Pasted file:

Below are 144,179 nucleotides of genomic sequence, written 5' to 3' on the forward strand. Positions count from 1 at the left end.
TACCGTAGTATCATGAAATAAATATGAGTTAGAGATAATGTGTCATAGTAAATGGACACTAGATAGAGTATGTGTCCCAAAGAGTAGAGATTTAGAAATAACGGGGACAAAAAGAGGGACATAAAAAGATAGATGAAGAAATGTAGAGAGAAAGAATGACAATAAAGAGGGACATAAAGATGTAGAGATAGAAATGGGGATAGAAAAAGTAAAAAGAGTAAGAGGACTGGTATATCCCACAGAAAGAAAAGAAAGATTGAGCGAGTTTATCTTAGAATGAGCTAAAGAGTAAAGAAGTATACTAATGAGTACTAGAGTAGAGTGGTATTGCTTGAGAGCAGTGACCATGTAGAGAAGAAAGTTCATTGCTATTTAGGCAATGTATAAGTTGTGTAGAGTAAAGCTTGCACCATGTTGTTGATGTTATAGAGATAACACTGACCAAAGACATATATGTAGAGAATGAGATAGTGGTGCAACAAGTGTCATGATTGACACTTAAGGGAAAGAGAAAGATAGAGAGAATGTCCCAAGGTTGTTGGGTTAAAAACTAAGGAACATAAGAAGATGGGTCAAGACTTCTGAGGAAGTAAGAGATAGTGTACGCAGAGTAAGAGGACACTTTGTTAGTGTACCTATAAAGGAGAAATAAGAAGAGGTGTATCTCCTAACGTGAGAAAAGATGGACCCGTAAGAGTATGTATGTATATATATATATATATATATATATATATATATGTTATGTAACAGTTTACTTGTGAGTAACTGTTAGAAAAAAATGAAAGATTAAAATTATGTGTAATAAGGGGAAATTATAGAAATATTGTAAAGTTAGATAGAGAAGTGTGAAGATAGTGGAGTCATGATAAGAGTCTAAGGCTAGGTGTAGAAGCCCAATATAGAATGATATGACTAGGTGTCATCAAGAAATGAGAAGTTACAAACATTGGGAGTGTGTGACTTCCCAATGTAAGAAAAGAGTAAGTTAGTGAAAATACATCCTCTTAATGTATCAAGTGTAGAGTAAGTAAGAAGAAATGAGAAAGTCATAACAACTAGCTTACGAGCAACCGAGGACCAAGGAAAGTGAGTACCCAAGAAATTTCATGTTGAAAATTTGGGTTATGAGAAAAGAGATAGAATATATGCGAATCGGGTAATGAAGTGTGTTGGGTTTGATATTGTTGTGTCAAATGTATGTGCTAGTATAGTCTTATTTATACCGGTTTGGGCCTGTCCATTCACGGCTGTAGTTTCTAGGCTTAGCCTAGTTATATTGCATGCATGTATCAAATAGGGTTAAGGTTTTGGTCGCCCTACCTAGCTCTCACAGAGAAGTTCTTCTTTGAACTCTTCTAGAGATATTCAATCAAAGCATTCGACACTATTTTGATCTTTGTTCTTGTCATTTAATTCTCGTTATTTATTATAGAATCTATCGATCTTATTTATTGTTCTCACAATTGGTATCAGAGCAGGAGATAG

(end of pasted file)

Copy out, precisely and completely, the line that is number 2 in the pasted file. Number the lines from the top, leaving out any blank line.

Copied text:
TACCGTAGTATCATGAAATAAATATGAGTTAGAGATAATGTGTCATAGTAAATGGACACTAGATAGAGTATGTGTCCCAAAGAGTAGAGATTTAGAAATAACGGGGACAAAAAGAGGGACATAAAAAGATAGATGAAGAAATGTAGAGAGAAAGAATGACAATAAAGAGGGACATAAAGATGTAGAGATAGAAATGGGGATAGAAAAAGTAAAAAGAGTAAGAGGACTGGTATATCCCACAGAAAGAAAAGAAAGATTGAGCGAGTTTATCTTAGAATGAGCTAAAGAGTAAAGAAGTATACTAATGAGTACTAGAGTAGAGTGGTATTGCTTGAGAGCAGTGACCATGTAGAGAAGAAAGTTCATTGCTATTTAGGCAATGTATAAGTTGTGTAGAGTAAAGCTTGCACCATGTTGTTGATGTTATAGAGATAACACTGACCAAAGACATATATGTAGAGAATGAGATAGTGGTGCAACAAGTGTCATGATTGACACTTAAGGGAAAGAGAAAGATAGAGAGAATGTCCCAAGGTTGTTGGGTTAAAAACTAAGGAACATAAGAAGATGGGTCAAGACTTCTGAGGAAGTAAGAGATAGTGTACGCAGAGTAAGAGGACACTTTGTTAGTGTACCTATAAAGGAGAAATAAGAAGAGGTGTATCTCCTAACGTGAGAAAAGATGGACCCGTAAGAGTATGTATGTATATATATATATATATATATATATATATATATGTTATGTAACAGTTTACTTGTGAGTAACTGTTAGAAAAAAATGAAAGATTAAAATTATGTGTAATAAGGGGAAATTATAGAAATATTGTAAAGTTAGATAGAGAAGTGTGAAGATAGTGGAGTCATGATAAGAGTCTAAGGCTAGGTGTAGAAGCCCAATATAGAATGATATGACTAGGTGTCATCAAGAAATGAGAAGTTACAAACATTGGGAGTGTGTGACTTCCCAATGTAAGAAAAGAGTAAGTTAGTGAAAATACATCCTCTTAATGTATCAAGTGTAGAGTAAGTAAGAAGAAATGAGAAAGTCATAACAACTAGCTTACGAGCAACCGAGGACCAAGGAAAGTGAGTACCCAAGAAATTTCATGTTGAAAATTTGGGTTATGAGAAAAGAGATAGAATATATGCGAATCGGGTAATGAAGTGTGTTGGGTTTGATATTGTTGTGTCAAATGTATGTGCTAGTATAGTCTTATTTATACCGGTTTGGGCCTGTCCATTCACGGCTGTAGTTTCTAGGCTTAGCCTAGTTATATTGCATGCATGTATCAAATAGGGTTAAGGTTTTGGTCGCCCTACCTAGCTCTCACAGAGAAGTTCTTCTTTGAACTCTTCTAGAGATATTCAATCAAAGCATTCGACACTATTTTGATCTTTGTTCTTGTCATTTAATTCTCGTTATTTATTATAGAATCTATCGATCTTATTTATTGTTCTCACAATTGGTATCAGAGCAGGAGATAG